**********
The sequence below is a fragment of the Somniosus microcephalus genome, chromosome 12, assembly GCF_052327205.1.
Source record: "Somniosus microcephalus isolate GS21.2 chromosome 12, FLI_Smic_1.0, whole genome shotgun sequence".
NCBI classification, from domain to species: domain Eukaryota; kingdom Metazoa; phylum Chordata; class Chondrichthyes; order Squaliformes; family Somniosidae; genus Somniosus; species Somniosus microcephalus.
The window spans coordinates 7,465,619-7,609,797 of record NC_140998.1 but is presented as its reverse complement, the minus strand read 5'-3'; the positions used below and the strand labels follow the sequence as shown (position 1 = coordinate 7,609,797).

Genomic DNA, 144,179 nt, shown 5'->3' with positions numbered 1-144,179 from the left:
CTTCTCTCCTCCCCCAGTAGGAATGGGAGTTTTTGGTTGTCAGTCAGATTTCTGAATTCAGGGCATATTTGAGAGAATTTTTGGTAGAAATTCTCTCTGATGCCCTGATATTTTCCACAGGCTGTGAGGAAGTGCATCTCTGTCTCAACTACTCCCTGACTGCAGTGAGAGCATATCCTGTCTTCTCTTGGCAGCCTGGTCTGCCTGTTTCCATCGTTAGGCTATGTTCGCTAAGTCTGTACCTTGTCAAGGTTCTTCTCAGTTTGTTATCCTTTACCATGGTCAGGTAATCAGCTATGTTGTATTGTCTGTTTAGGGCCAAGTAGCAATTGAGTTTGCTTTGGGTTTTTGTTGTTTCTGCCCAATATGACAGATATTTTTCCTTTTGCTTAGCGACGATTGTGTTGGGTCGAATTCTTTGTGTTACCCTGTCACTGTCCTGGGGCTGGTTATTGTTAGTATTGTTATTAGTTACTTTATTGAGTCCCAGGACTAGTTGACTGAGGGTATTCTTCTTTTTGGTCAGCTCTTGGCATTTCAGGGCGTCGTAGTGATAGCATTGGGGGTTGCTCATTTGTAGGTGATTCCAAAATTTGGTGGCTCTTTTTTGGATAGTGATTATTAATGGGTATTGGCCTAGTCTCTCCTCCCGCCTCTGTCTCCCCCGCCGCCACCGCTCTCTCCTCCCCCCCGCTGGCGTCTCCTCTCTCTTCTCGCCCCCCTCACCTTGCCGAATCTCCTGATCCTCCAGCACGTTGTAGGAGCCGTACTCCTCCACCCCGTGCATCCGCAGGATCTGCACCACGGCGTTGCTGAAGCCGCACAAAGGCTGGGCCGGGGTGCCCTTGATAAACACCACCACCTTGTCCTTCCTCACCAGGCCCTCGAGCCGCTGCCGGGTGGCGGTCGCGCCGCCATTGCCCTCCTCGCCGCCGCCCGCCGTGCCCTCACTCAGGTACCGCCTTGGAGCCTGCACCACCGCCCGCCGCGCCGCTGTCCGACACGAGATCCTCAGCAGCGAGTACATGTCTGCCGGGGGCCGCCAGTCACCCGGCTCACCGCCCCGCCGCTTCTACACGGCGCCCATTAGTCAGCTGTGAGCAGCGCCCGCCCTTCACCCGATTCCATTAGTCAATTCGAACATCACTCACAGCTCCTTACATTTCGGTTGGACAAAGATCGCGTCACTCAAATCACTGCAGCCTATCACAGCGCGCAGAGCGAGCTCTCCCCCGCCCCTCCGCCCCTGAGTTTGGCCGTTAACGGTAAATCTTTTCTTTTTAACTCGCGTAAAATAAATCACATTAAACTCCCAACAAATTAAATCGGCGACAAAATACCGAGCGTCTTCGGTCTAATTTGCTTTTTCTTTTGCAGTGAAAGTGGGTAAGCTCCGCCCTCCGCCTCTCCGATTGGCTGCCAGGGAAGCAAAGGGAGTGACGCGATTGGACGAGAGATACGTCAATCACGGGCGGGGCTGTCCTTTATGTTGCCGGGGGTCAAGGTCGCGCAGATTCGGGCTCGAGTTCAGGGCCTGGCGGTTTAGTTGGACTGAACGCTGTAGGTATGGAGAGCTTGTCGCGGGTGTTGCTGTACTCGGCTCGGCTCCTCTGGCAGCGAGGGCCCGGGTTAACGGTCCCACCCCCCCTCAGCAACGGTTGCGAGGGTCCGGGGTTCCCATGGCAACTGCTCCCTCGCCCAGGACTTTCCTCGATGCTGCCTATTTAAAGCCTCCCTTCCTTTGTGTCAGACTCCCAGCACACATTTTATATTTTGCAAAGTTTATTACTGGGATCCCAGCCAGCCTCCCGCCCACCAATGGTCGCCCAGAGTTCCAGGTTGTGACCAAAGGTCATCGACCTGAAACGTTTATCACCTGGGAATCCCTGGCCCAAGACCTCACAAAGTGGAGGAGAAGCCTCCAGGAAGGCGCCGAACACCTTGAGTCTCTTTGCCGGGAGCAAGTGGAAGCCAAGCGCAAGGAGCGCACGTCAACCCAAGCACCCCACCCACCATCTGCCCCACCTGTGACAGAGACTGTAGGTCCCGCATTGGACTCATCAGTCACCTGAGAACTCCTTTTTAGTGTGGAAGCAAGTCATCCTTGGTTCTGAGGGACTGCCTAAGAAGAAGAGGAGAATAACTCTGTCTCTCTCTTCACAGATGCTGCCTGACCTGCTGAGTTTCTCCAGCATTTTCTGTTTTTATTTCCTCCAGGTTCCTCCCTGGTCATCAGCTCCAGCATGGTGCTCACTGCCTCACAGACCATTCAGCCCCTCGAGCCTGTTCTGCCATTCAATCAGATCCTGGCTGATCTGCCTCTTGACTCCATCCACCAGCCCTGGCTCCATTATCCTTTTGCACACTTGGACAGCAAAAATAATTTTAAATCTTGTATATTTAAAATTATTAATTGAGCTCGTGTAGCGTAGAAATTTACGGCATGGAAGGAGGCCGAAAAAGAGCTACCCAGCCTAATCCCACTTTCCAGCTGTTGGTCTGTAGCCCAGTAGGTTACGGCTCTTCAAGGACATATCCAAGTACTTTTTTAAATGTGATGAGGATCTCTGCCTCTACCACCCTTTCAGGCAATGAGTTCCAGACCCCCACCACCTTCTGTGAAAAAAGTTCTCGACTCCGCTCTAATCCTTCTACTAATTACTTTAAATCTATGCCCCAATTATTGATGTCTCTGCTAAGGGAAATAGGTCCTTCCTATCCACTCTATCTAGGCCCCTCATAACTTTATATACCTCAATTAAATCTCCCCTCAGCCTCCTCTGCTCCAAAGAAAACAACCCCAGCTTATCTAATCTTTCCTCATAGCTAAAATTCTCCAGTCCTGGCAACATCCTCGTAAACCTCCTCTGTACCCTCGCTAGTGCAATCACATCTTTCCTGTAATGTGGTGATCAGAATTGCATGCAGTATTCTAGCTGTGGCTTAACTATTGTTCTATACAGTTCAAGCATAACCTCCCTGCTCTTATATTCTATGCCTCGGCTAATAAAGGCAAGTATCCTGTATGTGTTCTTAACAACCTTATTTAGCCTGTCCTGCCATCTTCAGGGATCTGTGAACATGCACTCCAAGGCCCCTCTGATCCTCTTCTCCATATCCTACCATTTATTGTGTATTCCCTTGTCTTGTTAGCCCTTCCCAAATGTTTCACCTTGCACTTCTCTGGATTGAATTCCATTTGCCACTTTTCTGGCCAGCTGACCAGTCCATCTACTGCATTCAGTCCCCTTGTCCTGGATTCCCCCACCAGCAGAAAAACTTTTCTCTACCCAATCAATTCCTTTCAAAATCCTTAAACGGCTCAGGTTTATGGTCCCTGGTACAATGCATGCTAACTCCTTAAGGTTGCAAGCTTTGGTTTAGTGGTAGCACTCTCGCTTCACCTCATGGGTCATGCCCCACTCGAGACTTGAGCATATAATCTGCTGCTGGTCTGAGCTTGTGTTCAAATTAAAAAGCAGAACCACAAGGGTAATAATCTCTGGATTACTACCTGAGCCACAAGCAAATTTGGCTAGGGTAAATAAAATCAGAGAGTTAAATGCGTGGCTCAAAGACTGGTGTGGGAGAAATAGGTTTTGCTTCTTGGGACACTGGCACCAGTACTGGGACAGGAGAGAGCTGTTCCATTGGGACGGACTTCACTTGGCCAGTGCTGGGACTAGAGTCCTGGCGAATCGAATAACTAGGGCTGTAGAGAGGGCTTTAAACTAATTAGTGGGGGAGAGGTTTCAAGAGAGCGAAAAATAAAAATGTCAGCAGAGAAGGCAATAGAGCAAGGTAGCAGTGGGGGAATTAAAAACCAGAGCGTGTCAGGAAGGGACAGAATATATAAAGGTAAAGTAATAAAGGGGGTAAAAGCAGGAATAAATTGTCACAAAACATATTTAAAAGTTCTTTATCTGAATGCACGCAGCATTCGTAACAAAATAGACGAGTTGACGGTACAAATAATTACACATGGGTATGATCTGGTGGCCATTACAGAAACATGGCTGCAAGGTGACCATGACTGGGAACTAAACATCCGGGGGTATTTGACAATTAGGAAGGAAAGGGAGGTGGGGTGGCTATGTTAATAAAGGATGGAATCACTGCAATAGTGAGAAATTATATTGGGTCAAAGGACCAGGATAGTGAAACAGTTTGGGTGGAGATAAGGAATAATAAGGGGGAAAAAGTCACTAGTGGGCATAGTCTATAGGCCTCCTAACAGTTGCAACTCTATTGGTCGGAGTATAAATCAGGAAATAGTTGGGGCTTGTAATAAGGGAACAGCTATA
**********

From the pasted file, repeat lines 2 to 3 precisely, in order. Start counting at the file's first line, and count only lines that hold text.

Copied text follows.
Source record: "Somniosus microcephalus isolate GS21.2 chromosome 12, FLI_Smic_1.0, whole genome shotgun sequence".
NCBI classification, from domain to species: domain Eukaryota; kingdom Metazoa; phylum Chordata; class Chondrichthyes; order Squaliformes; family Somniosidae; genus Somniosus; species Somniosus microcephalus.